The Paris Agreement requires to have the same amount of global greenhouse gas emissions as reductions by 2050 in order to remain well below 2 degrees warming. The Netherlands Environmental Assessment Agency with IIASA translated this target into carbon budgets (just for CO2). Each year we emit 40 billion tons of CO2. So, we currently have a remaining carbon budget for 25 years of around 1,000 billion tonnes of CO2. If we want to remain within 1.5 degrees, we may not exceed 600 billion tons of CO2 emissions. That means that we have to get in 25 years in a sharp line to zero CO2 emissions in 2040. Anyways power generation should be CO2 neutral in 2060, PBL writes.
We have a remaining carbon budget for 25 years of around 1,000 billion tonnes of CO2
They, however, offer also a different scenario in which we have a little more space and flexibility. This can be realized by generating 250 billion tons of ‘negative emissions’. We need that flexibility of negative emissions for developing countries, that are not that far in CO2 cuts by 2050 AND our coal and gas plants still have not been written off and also CO2 storage is still in its infancy. To reach negative emissions is therefore insurmountable! It is necessary to make experience with it now. Therefore, the EU should aim for negative emissions, additional to their current targets of 40% CO2 reduction by 2030 and 80-95% reduction by 2050. The EU should aim for -50% in 2030 and 20% negative emissions in 2050.
We need that flexibility of negative emissions
There are three ways to achieve negative emission:
1) Besides bringing own emissions to 0, to also reduce CO2 emissions outside the EU; then you reduce more than you yourself emitted.
2) by literally realizing negative emissions, i.e., to sequester CO2 into biomass and use it in coal-fired plants or as biogas in the industry and to capture the CO2, and to store (CCS). Co-firing is partly CO2 neutral; the capture and storage makes it than CO2-negative. Another example is realized in Hengelo, where the charcoal of a biofuel plant (biochar) can be stored after pyrolise into soils or as dike material. There are also experiments to capture CO2 from the air and the projcet in Friesland to absorb CO2 with algae. So this is practically possible! PBL rightly points to the fact that biomass is not infinitely available and must not be at the expense of food supply. This can be done by not mixing the biofuel already available in petrol, but used that available biomass for projects with negative emissions. CPB publishes soon a policy brief on this.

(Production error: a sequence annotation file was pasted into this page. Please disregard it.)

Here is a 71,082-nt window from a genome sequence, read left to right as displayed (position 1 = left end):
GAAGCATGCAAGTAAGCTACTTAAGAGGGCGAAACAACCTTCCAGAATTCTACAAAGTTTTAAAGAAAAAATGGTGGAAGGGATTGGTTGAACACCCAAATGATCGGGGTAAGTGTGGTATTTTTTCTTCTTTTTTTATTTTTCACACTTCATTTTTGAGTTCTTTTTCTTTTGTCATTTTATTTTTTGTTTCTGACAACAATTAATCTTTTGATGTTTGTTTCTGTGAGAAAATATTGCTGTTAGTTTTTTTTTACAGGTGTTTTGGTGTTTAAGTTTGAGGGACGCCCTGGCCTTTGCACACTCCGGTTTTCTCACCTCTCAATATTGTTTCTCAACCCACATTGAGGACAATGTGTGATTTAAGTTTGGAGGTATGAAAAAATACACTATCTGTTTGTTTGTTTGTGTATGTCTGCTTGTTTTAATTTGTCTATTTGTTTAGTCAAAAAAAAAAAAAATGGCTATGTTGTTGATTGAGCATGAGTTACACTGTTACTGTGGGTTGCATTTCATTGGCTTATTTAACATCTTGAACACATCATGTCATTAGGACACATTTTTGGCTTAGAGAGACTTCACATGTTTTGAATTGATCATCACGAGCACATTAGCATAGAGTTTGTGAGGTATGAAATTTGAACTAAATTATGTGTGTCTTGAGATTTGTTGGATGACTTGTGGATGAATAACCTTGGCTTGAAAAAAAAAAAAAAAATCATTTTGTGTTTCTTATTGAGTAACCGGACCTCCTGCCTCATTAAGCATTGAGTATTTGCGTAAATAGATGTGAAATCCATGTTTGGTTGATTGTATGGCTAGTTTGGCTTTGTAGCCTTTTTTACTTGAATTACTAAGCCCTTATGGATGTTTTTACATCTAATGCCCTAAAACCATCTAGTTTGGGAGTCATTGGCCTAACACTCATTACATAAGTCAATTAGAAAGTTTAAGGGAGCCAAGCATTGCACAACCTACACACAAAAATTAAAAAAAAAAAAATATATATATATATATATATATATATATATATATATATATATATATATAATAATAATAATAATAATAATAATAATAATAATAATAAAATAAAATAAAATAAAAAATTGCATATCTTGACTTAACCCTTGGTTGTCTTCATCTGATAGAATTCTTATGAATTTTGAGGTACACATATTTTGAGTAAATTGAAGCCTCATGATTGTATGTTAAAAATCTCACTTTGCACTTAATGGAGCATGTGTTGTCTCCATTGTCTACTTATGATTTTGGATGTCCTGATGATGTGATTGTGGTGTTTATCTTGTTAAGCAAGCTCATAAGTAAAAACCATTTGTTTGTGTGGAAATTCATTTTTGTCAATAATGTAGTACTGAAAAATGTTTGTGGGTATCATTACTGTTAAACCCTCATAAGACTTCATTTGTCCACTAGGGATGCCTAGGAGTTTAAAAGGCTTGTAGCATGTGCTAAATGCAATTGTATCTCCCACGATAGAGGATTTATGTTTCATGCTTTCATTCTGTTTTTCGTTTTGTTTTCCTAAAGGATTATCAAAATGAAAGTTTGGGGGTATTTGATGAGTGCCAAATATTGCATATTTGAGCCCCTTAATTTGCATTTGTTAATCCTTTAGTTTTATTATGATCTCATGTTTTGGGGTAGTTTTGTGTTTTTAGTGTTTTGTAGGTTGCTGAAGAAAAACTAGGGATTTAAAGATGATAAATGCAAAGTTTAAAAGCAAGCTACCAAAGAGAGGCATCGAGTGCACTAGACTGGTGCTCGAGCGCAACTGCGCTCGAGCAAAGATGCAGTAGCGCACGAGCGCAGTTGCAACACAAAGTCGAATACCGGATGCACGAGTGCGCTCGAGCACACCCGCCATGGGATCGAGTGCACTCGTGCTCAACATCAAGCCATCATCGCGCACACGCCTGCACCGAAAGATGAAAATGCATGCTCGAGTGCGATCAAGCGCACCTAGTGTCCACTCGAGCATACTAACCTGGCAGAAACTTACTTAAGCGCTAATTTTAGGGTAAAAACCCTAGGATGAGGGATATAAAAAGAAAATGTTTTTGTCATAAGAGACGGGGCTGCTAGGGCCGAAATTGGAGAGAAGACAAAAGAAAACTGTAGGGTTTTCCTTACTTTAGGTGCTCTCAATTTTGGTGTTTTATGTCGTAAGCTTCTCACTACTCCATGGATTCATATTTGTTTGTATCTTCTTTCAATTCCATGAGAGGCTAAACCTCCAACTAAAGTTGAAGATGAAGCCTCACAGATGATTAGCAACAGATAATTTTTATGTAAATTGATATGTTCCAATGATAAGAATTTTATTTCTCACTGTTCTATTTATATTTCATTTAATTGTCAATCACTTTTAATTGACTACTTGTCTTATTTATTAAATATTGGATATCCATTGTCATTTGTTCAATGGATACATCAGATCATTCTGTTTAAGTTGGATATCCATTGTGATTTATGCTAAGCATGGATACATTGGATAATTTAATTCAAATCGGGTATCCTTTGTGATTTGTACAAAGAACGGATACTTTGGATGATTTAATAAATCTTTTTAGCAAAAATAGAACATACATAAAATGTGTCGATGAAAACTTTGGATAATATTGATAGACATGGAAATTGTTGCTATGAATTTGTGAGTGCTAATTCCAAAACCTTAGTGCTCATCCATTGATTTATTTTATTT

3) Another way to achieve negative emissions is via the CO2 market. With tropical forest conservation (REDD), methane reduction in landfills and renewable energy projects. The US Environmental Defense Fund, for example, developed ‘options’ for REDD credits. Businesses can buy these now and convert them later at additional cost into credits for compliance. These credits can already be realized and could be acknowledged in the future under the European emissions trading system.
How can this be translated into concrete policies? I outline three steps for the EU:
- Already in 2030, achieve 10% negative emission reduction outside its own territory. This CO2-credits may be linked to the European emissions trading system in the future. The plans (INDCs) of developing countries also offer ample potential there.
- In 2050, in addition to the 80/95% CO2 reduction realize 20% negative emissions (so, beyond zero). For the mathematicians among us: this is -20% compared to for example base year 2015
- The upcoming tightening of the European emissions trading system cand accommodate this by requiring companies after 2030 to surrender for each 1 tonne of CO2 emitted, 2 of allowances an 3 allowances as from. That fits with an economy that goes CO2-neutral. Most of these allowances or credits will have to come from outside Europe. In 2050 there will hardly any European allowances be available.